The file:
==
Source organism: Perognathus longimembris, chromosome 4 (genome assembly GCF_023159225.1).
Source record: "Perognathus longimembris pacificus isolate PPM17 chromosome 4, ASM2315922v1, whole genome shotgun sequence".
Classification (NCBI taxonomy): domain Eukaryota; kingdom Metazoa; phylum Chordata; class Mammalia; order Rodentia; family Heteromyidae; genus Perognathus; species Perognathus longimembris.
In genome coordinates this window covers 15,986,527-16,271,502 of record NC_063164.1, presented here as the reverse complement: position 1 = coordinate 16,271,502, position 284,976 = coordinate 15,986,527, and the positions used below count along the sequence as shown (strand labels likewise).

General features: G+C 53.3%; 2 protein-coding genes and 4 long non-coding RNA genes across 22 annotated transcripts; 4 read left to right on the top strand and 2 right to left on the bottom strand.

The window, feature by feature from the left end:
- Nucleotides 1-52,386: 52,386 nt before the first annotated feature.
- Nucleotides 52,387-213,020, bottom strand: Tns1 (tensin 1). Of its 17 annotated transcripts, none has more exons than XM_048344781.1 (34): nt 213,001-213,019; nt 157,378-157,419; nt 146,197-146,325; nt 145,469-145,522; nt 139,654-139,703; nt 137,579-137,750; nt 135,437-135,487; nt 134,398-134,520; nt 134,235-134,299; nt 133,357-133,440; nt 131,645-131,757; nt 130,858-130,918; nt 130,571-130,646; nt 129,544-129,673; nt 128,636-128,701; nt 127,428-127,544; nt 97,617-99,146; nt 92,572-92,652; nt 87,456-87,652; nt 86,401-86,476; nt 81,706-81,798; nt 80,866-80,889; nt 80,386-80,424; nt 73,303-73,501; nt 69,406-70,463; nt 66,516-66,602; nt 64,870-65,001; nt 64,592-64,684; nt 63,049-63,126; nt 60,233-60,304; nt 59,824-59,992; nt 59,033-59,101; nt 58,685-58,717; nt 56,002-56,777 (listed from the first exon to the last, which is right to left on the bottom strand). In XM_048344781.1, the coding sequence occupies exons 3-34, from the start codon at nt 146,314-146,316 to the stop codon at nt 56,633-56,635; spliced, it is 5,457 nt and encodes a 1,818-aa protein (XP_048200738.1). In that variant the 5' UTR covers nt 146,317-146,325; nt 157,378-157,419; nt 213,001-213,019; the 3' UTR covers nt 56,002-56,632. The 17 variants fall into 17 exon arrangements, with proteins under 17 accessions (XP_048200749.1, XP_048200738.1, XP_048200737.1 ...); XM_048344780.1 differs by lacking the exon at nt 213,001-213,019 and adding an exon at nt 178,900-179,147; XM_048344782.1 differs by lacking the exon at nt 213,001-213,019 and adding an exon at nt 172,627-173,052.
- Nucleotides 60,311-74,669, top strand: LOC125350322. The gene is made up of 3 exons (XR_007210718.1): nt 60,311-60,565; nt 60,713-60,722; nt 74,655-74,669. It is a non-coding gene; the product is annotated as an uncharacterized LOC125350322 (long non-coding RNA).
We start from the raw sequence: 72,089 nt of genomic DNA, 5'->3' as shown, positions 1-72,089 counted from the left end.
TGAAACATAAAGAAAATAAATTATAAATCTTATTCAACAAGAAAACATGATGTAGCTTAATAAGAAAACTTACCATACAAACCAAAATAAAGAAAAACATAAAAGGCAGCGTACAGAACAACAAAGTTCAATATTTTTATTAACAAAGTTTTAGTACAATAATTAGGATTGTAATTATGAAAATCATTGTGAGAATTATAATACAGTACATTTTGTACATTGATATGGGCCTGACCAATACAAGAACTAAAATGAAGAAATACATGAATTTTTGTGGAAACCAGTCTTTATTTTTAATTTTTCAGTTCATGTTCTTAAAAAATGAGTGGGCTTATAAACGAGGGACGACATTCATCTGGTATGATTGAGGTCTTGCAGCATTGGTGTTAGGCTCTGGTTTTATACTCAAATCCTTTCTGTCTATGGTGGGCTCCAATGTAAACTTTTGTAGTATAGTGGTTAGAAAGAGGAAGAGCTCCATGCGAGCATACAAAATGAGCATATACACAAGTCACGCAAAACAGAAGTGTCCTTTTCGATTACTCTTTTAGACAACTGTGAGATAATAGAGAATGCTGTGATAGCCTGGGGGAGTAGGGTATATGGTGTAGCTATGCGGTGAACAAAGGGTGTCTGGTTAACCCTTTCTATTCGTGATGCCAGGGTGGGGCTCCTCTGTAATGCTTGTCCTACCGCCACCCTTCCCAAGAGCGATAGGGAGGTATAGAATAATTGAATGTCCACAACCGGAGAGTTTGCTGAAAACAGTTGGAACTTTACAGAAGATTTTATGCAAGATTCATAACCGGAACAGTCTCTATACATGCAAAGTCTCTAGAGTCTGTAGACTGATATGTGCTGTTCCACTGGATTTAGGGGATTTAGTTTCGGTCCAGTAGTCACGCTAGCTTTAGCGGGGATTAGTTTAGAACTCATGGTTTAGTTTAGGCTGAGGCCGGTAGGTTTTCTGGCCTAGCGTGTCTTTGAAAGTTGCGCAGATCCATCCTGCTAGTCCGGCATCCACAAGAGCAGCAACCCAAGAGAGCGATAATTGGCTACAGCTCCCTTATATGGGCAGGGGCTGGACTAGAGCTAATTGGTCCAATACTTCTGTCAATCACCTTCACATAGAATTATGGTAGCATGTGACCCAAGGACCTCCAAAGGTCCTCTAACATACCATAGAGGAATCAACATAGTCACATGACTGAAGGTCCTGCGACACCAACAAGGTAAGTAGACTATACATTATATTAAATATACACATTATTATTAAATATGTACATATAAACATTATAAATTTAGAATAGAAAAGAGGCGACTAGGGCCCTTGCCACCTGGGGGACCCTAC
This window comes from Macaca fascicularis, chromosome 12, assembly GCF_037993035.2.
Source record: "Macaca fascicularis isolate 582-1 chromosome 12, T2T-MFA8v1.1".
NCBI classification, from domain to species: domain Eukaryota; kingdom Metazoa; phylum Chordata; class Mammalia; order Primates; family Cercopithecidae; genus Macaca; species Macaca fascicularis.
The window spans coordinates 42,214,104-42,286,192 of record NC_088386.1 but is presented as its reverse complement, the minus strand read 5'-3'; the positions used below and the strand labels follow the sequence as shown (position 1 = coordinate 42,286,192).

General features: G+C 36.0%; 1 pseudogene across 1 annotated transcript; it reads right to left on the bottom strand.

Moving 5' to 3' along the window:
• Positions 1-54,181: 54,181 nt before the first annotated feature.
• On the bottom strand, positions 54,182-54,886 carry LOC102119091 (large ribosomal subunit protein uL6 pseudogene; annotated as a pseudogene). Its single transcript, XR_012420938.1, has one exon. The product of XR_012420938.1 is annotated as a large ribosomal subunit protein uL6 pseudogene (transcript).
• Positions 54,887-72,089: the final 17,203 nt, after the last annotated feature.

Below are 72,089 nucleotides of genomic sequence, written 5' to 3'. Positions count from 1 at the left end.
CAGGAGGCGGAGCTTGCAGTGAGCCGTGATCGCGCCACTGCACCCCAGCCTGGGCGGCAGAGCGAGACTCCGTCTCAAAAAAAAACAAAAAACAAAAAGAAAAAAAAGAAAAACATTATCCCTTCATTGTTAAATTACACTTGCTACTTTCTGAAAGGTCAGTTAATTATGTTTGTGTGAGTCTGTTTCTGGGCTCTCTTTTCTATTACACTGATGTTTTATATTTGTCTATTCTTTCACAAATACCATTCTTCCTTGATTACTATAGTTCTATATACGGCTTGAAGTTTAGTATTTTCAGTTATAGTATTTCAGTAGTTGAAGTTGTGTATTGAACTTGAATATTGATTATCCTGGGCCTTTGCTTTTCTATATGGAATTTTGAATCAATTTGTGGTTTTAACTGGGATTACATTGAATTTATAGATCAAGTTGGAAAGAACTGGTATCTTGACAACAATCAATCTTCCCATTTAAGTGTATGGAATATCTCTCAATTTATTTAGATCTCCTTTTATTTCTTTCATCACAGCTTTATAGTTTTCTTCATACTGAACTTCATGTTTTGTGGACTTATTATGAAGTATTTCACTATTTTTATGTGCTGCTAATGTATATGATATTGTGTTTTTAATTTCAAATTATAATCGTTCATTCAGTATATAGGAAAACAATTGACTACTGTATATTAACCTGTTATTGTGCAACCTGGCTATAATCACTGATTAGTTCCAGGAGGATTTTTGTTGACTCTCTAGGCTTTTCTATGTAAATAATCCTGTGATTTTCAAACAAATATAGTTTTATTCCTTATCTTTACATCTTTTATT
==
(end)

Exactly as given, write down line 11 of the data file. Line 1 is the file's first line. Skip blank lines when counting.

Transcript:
TGAAACATAAAGAAAATAAATTATAAATCTTATTCAACAAGAAAACATGATGTAGCTTAATAAGAAAACTTACCATACAAACCAAAATAAAGAAAAACATAAAAGGCAGCGTACAGAACAACAAAGTTCAATATTTTTATTAACAAAGTTTTAGTACAATAATTAGGATTGTAATTATGAAAATCATTGTGAGAATTATAATACAGTACATTTTGTACATTGATATGGGCCTGACCAATACAAGAACTAAAATGAAGAAATACATGAATTTTTGTGGAAACCAGTCTTTATTTTTAATTTTTCAGTTCATGTTCTTAAAAAATGAGTGGGCTTATAAACGAGGGACGACATTCATCTGGTATGATTGAGGTCTTGCAGCATTGGTGTTAGGCTCTGGTTTTATACTCAAATCCTTTCTGTCTATGGTGGGCTCCAATGTAAACTTTTGTAGTATAGTGGTTAGAAAGAGGAAGAGCTCCATGCGAGCATACAAAATGAGCATATACACAAGTCACGCAAAACAGAAGTGTCCTTTTCGATTACTCTTTTAGACAACTGTGAGATAATAGAGAATGCTGTGATAGCCTGGGGGAGTAGGGTATATGGTGTAGCTATGCGGTGAACAAAGGGTGTCTGGTTAACCCTTTCTATTCGTGATGCCAGGGTGGGGCTCCTCTGTAATGCTTGTCCTACCGCCACCCTTCCCAAGAGCGATAGGGAGGTATAGAATAATTGAATGTCCACAACCGGAGAGTTTGCTGAAAACAGTTGGAACTTTACAGAAGATTTTATGCAAGATTCATAACCGGAACAGTCTCTATACATGCAAAGTCTCTAGAGTCTGTAGACTGATATGTGCTGTTCCACTGGATTTAGGGGATTTAGTTTCGGTCCAGTAGTCACGCTAGCTTTAGCGGGGATTAGTTTAGAACTCATGGTTTAGTTTAGGCTGAGGCCGGTAGGTTTTCTGGCCTAGCGTGTCTTTGAAAGTTGCGCAGATCCATCCTGCTAGTCCGGCATCCACAAGAGCAGCAACCCAAGAGAGCGATAATTGGCTACAGCTCCCTTATATGGGCAGGGGCTGGACTAGAGCTAATTGGTCCAATACTTCTGTCAATCACCTTCACATAGAATTATGGTAGCATGTGACCCAAGGACCTCCAAAGGTCCTCTAACATACCATAGAGGAATCAACATAGTCACATGACTGAAGGTCCTGCGACACCAACAAGGTAAGTAGACTATACATTATATTAAATATACACATTATTATTAAATATGTACATATAAACATTATAAATTTAGAATAGAAAAGAGGCGACTAGGGCCCTTGCCACCTGGGGGACCCTAC